The thing that most impressed me about the nuclear power plants was that everything on site is massive.
Inside each reactor building (the dome at Seabrook and MY, the “box” at VY), there is/was a crane capable of lifting the reactor core into place – The crane needed the capacity to lift hundreds of tons.
The bolts used to hold down the reactor heads at MY and VY were as big around as a 5-gallon bucket. The wrench was operated by the crane.
The backup diesel generators at Seabrook Station are enormous. Forty feet high, 50 feet wide and more than 100 feet long.
Everything about these facilities was huge. And there is a reason for this. These units generate/ed huge amounts of thermal and electrical Energy.
Here are some numbers for Seabrook Station. Seabrook is rated at 1124 megawatts-electric. That means that its peak POWER output is 1,244 megawatts or 1,244,000 kilowatts.
Seabrook’s capacity factor for the last three years was 88%. That means it operated at peak power for 88% of the 8,760 hours in the year (or some combination of below peak and peak such that the total annual production was 88% of the ideal energy output).
The ENERGY output of the plant for a typical year is 1,124 MW x 8,760 hours x 88% = 9,622,439 megawatt-hours or, 9,622,439,000 kilowatt-hours.
That’s a lot of energy but it’s hard to imagine how much so let me put it in terms of solar panels in Massachusetts.
A typical solar panel is around 200 watts of peak power.
In MA, the solar capacity factor for an unshaded solar array is about 13%. That means for every 1,000 watts of solar panels, you’ll get about 1,200 kilowatt-hours per year.
When installing solar panels on “ground mounted” arrays, we can fit, on average, about 7 watts per square foot. (we have to space panels out so they don’t shade each other).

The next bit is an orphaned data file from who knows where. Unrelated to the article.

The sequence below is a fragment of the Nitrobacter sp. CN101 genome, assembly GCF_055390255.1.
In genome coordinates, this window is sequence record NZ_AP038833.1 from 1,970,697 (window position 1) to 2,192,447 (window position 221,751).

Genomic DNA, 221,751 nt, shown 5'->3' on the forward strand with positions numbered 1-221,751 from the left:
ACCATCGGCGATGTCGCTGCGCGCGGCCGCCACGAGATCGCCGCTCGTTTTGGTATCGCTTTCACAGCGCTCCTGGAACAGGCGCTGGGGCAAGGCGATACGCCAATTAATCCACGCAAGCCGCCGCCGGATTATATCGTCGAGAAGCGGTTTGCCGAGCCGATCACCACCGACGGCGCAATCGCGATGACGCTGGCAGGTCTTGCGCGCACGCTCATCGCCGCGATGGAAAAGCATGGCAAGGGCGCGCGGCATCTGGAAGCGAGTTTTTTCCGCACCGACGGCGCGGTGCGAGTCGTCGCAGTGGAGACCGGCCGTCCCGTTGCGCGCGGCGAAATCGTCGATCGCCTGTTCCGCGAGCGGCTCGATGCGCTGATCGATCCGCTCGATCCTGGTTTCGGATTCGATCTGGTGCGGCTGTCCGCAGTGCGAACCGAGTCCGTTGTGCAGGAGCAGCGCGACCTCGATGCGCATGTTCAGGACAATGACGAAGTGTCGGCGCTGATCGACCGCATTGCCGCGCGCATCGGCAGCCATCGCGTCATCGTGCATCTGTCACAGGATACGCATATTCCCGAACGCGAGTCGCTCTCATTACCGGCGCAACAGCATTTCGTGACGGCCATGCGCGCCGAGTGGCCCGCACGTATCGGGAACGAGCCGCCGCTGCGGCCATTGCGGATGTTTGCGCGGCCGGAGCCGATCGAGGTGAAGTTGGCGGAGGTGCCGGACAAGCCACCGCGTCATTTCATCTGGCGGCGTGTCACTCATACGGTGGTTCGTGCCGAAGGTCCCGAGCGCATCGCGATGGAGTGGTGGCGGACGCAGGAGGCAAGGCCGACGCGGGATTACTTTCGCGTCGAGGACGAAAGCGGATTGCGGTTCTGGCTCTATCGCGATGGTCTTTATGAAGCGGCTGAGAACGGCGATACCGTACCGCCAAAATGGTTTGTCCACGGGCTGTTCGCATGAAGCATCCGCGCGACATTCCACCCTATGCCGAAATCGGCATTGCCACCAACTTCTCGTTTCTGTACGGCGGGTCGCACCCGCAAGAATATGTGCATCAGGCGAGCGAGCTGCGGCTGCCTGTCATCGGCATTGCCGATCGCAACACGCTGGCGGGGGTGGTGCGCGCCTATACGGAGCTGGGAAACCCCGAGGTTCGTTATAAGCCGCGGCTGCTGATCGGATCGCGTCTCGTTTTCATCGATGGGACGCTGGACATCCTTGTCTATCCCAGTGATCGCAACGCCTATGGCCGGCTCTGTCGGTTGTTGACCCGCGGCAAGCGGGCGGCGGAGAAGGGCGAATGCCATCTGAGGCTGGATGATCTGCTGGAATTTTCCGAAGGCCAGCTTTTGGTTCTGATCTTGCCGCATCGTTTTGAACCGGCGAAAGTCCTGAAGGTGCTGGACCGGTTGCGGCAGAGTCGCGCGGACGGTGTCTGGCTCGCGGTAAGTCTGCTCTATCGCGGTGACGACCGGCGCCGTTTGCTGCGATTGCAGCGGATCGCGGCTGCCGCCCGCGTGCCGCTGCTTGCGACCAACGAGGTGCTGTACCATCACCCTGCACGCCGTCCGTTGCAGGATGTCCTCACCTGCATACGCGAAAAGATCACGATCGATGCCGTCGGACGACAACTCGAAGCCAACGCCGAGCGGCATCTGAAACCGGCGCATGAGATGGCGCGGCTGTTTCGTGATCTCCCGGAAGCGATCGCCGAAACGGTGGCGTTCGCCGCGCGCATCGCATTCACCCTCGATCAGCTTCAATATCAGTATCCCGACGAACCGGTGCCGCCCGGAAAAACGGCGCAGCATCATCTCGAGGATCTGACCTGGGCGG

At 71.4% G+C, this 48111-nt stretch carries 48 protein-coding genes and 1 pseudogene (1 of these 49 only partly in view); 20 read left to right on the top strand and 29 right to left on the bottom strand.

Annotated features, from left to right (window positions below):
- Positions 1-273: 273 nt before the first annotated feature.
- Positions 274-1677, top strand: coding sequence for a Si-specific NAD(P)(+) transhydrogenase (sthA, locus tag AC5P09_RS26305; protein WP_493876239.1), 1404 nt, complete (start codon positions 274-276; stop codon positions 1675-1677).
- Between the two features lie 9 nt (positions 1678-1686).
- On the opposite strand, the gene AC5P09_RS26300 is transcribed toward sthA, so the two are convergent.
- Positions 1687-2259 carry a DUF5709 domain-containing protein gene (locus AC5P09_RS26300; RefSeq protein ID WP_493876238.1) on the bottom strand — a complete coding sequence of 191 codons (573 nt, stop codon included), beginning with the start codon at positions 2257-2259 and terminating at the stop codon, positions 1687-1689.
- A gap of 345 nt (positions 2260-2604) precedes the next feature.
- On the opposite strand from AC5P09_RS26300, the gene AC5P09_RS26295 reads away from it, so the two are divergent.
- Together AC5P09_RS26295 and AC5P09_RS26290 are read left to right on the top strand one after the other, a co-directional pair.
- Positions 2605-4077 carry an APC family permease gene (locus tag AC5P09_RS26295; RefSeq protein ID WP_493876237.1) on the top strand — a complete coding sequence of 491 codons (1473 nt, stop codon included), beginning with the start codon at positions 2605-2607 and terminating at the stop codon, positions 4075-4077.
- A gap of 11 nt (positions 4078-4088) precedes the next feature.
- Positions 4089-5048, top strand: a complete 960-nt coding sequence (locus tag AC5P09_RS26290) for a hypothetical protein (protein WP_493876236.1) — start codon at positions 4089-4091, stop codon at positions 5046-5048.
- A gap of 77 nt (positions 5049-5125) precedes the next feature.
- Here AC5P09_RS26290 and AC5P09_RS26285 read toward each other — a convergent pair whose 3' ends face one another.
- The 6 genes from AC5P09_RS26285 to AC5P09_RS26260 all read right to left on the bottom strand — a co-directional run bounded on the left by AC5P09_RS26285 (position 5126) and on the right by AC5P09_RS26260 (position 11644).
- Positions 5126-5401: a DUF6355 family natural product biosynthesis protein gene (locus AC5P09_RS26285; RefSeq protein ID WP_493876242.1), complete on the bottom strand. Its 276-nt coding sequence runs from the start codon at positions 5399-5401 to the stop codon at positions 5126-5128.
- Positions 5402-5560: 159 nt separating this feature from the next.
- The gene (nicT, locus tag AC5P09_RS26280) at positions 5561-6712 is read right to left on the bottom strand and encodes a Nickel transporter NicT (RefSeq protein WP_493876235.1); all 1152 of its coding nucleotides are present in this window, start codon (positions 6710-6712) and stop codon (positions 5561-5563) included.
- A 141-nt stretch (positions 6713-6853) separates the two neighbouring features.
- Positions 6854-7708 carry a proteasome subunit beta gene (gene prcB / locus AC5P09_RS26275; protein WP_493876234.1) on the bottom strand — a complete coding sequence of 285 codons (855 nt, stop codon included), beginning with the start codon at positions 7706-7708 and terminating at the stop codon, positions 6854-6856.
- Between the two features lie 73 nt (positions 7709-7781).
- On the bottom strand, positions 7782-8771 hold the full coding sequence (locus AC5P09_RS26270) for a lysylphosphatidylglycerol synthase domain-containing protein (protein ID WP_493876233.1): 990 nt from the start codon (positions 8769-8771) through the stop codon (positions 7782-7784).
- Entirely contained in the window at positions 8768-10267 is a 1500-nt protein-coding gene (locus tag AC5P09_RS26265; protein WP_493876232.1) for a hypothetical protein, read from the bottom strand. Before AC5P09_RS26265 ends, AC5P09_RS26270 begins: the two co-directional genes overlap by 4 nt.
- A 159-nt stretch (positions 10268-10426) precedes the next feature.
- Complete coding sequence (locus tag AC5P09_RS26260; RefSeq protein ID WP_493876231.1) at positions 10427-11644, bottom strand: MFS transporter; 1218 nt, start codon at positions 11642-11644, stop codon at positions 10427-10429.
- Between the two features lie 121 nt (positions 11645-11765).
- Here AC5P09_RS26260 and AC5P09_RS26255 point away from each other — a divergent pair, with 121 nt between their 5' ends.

If I want to generate 9.6 million megawatt-hours in a year using solar, I need more than 40 million 200-watt solar panels.
At 7 watts per square foot, those 40 million panels require more than 41 square miles.
And that’s just to replace Seabrook Station! (and worst of all, you’d only get that energy on sunny days. As my friends who are still in the Nuke business say, “Solar’s all right, but Nukes do it all night.”)
We (humans) use an enormous amount of energy (particularly in the US) and until we dramatically change our energy use habits, we are stuck with Nukes and all the other undesirable energy generating plants.
New England Breeze Solar
PS As I finished this, I realized I can do the numbers for wind as well. The Hull Unit 2 Wind Turbine is a 1.8MW peak power unit. In it’s first year, its capacity factor was about 26%. How many turbines do we need to replace Seabrook?
In it’s first year Hull generated 1.8mw x 8760 x 26% = 4,100 MWh
So 9.6 million mwh/year (seabrook) / 4100 mwh/year (Hull 2) = 2353 wind turbines the size of Hull (200 foot tower, 130 foot blades)
Cape wind better get moving…